Sabbath: Have It Your Way?

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Customers have been writing rave reviews about a small restaurant called Burger My Way, which is connected to a gas station off Highway 101 in Northern California. Apparently, this busy fast food spot makes burgers just the way you like them.

Having food made your way isn’t a new concept, of course. Sub sandwiches have been sold with the same draw to have it your way. And Frank Sinatra made the song “My Way” a hit as fans connected to the lyrics, “I did it my way.”

Have you noticed how many people seem to be finding the Sabbath for the first time? In the hectic rush of life, it’s a delight to see a growing number of Christians and others believe we should stop and enjoy the Sabbath. Yet this discovery comes with a questionable twist—the idea to “do Sabbath” in whatever way suits our needs. “Just do your best” and “carve out time for rest,” says one commentator wary about getting caught up in the “legalities” of the Sabbath. Another suggests, “We need not even schedule an entire day each week. Sabbath time can be an afternoon, an hour, a walk.”

It’s true that the “Sabbath was made for man, and not man for the Sabbath” (Mark 2:27). There is no doubt that Pharisees made the Sabbath a burden by creating unnecessary rules that Jesus spoke against. But could it be that we’re making the Sabbath a mere luxury commodity, a product that we choose to our liking instead of a solid, proven method of connecting with God and family?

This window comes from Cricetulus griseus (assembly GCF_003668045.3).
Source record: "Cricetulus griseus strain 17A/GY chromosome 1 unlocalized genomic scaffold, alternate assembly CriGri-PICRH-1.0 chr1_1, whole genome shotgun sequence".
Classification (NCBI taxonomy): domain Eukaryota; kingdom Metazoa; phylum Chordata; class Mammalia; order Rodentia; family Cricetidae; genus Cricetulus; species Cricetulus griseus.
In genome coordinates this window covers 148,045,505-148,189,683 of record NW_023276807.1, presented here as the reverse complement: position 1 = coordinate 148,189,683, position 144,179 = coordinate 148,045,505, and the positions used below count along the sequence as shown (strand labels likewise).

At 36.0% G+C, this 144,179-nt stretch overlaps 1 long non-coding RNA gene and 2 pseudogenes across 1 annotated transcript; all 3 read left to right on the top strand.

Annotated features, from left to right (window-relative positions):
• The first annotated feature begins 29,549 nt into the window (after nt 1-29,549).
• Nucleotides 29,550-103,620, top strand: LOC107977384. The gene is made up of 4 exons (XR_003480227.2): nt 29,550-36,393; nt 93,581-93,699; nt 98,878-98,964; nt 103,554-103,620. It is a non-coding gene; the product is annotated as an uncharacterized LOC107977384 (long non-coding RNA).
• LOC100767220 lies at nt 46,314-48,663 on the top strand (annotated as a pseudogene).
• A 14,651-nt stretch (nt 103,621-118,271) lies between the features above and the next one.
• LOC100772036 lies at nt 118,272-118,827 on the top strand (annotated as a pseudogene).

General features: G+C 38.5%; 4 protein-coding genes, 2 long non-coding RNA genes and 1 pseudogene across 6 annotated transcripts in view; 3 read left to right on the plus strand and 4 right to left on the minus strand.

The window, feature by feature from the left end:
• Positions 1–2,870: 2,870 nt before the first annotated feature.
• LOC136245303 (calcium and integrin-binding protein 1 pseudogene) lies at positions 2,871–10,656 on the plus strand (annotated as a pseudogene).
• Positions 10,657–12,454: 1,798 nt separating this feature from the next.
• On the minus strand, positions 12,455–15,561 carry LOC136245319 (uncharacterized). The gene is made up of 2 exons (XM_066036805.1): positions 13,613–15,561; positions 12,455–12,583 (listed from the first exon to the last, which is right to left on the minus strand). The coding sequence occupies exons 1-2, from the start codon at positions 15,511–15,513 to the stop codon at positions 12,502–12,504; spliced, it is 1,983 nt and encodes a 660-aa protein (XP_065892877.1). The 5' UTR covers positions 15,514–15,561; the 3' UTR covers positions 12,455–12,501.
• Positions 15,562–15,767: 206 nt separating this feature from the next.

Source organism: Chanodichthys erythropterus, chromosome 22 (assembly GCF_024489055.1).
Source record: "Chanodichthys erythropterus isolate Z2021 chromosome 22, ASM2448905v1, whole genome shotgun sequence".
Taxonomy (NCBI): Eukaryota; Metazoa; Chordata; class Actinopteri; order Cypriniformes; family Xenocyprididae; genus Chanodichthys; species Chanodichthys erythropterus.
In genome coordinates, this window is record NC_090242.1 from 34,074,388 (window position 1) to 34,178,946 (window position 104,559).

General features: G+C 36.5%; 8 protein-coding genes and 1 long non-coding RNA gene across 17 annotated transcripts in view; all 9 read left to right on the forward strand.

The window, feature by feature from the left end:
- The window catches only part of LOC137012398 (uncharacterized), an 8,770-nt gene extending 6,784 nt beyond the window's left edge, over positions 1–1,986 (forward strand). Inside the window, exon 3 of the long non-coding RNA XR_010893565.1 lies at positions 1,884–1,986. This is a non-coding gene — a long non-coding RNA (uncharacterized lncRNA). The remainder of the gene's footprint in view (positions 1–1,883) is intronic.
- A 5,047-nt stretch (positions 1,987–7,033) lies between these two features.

True Sabbath-keeping honors God, who gave us the Sabbath to be an intrinsic weekly blessing. It is not a day of legalistic restrictions to make our lives miserable, but it’s equally not a day to focus on our selfish desires (Isaiah 58:13). Jesus’ example showed that He not only worshiped on the Sabbath, He brought healing to others.

In the end, while there are lots of good ideas to be found in books and articles on re-discovering Sabbath, let us not forget that our primary motive should not be to “do Sabbath my way,” but rather to turn our attention to the One who gave us this day to connect with Him.

Is Obedience Legalism?
For a deeper look into keeping God’s law, check out our free Bible study guide called “Is Obedience Legalism?

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